SBA/RR Challenge, Music, "The Music of Vietnam, 1970-71

I had hoped to record something that I had performed for the Music section.

Unfortunately, I got a new laptop last week with Windows 10 and I haven't been able to make a video using it.

So, here is a musical memoir of my Vietnam experience.

A recent conversation with an old friend in which she didn’t know the meaning of, and had never heard the slang term, “Jonesing”, set me to thinking about how different our life experiences were.  We knew her present husband long before they married and are friends with both.  She wanted to meet at what can only be called a Roadhouse that is about halfway between their home and ours which makes it about a fifteen minute drive for each.  It is a dive that is called "The Dive".  They have really good pizza, burgers, wings and cold beer.  When we arrived the jukebox was playing George Jones" "He Stopped Loving Her Today."  Not the same Jones, but that gives you the flavor of "The Dive".

She and her now deceased husband were neighbors in the early ‘90s.  He was several years older than I, and Em was five years younger.  She went to Columbia College, danced to “beach music” and pretty much escaped the ‘60s unscathed by the music or the protests.

I went to Vietnam.  Her brother may have been in the military, but no one went to Vietnam.

Her idea of a hard drug was a classic martini, I estimate that a quarter of our unit in Vietnam was using heroine daily.  I've seen withdrawal and overdoses, some fatal.

Ken Burns did a good job in his series about the Vietnam war not only in retrieving video footage and finding veterans – American and Vietnamese from both sides – but matching the action to the music of the time.

Good Morning Vietnam in which Robin Williams played the part of a real D.J. on Armed Forces Radio who changed the format from classical interspersed with messages from the military, to a sort of soft rock, harmless rock format attended by actual commentary on the situation was a good depiction of the radio that we all listened to in 1970.

In the year that I was there – October 1970 to October 1971 – I had three separate musical experiences.  Everywhere, in the background, coming from transistor radios that the various Vietnamese workers on our base played while they worked came music like this.  This is actually much more western sounding than most of what we heard.  The Vietnamese conversational and singing voice was about an octave higher than Americans, and singing through your nose seemed to be entirely acceptable in popular music.

Almost all, perhaps all, of the workers on the base were young women.  My “hooch maid” “Fawn” (Fong) was a beautiful young woman who was married to a lieutenant in the ARVN (Army Republic of Vietnam).  “Bea” whose real name was Be with a housetop over the e and actually pronounced something like “beh” kept our dispensary clean and neat.  They showed up on time, worked hard, took a break at noon to cook their pot of rice over a sterno burner, and went home in the evening.  They all dressed alike in black pants and white top, flip-flops, and the ever present cone shaped straw hat.

I grew to like their music.  Its pentatonic scale and the warbling vocals necessary to give meaning to words in a tonal language came to sound normal.

Armed Forces Radio during that time played “soft rock” like the Carpenters, “We’ve Only Just Begun”, and Bread’s hit, “If”.  They played it so much that much to my dismay I found myself singing along.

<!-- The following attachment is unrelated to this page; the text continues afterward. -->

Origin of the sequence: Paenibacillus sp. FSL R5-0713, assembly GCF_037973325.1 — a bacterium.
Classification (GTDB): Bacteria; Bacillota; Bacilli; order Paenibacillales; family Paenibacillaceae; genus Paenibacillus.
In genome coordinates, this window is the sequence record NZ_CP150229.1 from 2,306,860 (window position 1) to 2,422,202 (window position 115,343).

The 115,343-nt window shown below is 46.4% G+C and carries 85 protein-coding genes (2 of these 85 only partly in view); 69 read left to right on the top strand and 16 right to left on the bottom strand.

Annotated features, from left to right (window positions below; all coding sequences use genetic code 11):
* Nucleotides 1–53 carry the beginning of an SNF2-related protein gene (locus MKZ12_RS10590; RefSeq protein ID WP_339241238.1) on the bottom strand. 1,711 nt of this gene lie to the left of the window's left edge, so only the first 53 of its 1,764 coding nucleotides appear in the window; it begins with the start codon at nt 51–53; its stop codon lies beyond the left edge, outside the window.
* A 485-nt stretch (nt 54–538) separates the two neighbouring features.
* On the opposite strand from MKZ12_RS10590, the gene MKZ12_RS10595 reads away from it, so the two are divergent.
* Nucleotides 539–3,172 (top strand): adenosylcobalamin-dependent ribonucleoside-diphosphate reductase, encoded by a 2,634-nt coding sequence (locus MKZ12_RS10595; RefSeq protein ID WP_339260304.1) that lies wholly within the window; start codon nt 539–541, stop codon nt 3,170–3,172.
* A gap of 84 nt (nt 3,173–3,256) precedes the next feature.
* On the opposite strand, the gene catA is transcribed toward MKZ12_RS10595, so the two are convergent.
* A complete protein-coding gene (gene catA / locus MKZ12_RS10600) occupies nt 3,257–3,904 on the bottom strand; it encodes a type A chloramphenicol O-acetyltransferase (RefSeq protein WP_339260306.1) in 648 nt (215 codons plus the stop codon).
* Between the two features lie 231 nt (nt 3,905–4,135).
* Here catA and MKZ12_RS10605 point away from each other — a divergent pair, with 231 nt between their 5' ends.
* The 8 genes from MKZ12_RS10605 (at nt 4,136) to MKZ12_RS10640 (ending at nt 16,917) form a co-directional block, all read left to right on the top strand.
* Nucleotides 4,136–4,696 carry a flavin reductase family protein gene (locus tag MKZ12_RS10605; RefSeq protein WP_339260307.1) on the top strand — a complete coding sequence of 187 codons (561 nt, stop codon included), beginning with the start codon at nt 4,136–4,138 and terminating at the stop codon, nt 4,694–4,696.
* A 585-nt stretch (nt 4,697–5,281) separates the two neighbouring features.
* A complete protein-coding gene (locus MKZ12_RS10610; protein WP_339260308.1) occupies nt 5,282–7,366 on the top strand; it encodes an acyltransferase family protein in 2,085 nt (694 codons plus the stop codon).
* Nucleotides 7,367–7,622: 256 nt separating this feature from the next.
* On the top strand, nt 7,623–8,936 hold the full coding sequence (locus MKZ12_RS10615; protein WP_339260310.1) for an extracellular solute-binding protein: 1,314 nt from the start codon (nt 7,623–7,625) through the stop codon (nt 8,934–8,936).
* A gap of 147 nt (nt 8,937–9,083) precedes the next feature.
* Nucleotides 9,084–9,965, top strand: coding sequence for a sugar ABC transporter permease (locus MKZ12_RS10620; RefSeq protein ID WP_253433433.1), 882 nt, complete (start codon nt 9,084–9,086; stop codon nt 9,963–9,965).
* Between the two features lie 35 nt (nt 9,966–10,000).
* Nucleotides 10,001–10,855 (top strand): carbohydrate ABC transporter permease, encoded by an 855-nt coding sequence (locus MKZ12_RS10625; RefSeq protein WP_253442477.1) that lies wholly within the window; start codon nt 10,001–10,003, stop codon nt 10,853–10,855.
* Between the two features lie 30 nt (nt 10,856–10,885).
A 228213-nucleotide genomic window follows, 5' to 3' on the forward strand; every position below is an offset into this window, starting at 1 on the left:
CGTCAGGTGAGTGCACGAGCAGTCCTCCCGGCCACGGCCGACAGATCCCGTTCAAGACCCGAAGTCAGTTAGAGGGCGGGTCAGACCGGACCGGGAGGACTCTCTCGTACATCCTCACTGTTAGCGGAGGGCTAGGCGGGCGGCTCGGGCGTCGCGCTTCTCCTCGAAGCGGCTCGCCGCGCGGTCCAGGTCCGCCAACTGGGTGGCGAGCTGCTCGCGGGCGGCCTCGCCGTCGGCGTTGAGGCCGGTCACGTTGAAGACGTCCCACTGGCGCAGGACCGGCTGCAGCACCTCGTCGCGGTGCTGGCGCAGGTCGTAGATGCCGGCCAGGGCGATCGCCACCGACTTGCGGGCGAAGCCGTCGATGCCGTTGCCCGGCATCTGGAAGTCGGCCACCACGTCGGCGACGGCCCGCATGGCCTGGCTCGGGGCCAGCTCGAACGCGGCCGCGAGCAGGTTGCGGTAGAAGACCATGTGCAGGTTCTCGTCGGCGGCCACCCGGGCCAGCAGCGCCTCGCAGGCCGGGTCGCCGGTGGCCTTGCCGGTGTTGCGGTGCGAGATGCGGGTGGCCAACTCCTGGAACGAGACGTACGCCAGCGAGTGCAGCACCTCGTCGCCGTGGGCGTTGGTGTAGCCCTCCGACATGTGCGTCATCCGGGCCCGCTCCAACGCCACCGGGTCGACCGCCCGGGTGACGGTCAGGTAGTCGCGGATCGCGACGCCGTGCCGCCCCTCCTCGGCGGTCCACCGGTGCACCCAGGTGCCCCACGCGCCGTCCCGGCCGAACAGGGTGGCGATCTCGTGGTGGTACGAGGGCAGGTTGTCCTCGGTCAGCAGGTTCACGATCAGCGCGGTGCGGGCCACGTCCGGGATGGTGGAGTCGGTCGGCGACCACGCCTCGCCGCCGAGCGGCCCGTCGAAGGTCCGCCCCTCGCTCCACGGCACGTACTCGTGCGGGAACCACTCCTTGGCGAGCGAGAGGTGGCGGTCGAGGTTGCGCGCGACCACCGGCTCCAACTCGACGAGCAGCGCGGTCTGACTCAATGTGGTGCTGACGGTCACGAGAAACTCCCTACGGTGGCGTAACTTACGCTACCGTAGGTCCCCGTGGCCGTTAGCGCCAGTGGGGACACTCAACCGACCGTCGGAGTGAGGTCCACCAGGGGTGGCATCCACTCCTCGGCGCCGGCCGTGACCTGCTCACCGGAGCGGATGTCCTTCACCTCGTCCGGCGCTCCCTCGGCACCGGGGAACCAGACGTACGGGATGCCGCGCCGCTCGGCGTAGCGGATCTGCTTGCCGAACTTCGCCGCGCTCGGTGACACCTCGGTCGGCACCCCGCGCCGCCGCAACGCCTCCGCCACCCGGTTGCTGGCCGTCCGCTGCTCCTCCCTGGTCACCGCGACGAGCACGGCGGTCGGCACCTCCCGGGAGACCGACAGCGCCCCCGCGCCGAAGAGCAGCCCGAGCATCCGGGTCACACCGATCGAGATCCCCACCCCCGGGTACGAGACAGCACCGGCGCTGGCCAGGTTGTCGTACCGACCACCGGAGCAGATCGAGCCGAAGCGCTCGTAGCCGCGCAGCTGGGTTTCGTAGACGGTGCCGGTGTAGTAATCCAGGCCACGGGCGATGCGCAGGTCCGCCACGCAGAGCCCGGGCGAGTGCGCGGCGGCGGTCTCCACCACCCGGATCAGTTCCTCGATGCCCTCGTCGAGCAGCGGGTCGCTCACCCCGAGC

I’m not going to put the Carpenters up, but “If” had some meaning to a young man in his twenties with a wife and one year old child at home.

What we enjoyed more were the mainstream rock songs by bands like Three Dog Night.  This one came to mind when I was thinking about Em and her “shagging on the strand” music.

And then there was the third category of music we listened to, in the evening in our hooches, on our cassette players.  It was harder, more blues oriented, and varied with the person.  One pilot gave me a Grateful Dead bootleg cassette.  I thought it was awful and told the pilot that the band didn’t seem to be able to stay on tune or keep rhythm.  He told me that I needed to be taking the right drugs to appreciate it.

Eric Clapton had moved on to Derek and the Dominoes, but we listened to albums by Cream from a couple of years earlier.  I liked The Doors and their album with the side labeled Morrison Hotel was some of the best Doors music.  This one seemed appropriate thinking about our meeting at The Dive.

And, I can’t leave Pearl out.  Janis Joplin was spinning out of control, and some of my favorite songs were made before 1970, but she came out with “Me and Bobby McGee” at the time I was in Vietnam.  It was a big hit and I really liked it, but I have to post one of her grittier pieces.

Everything felt more real, more intense in Vietnam.  There was something ridiculously paradoxical about listening to music from back home, talking about what we wanted to do when we got back to “The World” in a setting where at any moment you might be shelled, or ambushed.

Perhaps the song that most clearly in my mind represented the disconnect in Vietnam was Credence Clearwater Revivals song, “Proud Mary”.  Every Vietnamese cover band knew it and did a really good job copying all of the licks, but could not pull it off because they said “reeber” for “river”.  “Big wheel keep on turnin’, Proud Mary keep on burnin’. Rollin’, rollin, rollin’ down the reeber.”

During the year I was in Vietnam things were changing rapidly at home.  The combination of social protest, the war, and drugs had their effect.  In the year that I was in Vietnam, Pearl, Jim Morrison and Jimi Hendrix all died as a result of flying too close to the sun.

Views: 250

Comment by Rodney Roe on May 14, 2018 at 5:13am

I saw that there was a lot of pushback against the "challenge" so I gave it a long break.  I think that the only category I haven't done is Art/photography.  I have something cooking for that that I will get up before the 15th (or not).

Comment by koshersalaami on May 14, 2018 at 6:19am

Thank you. Great post. The Vietnamese video is interesting, though I see what you mean when you say it’s Western in that I don’t hear pentatonic in this. Roadhouse Blues is decent for Doors even if they do stay on one chord for most of it -the sound itself is really good. The Joplin was a revelation. I assume you know Blinded By the Light was written for Manfred Mann by Bruce Springsteen.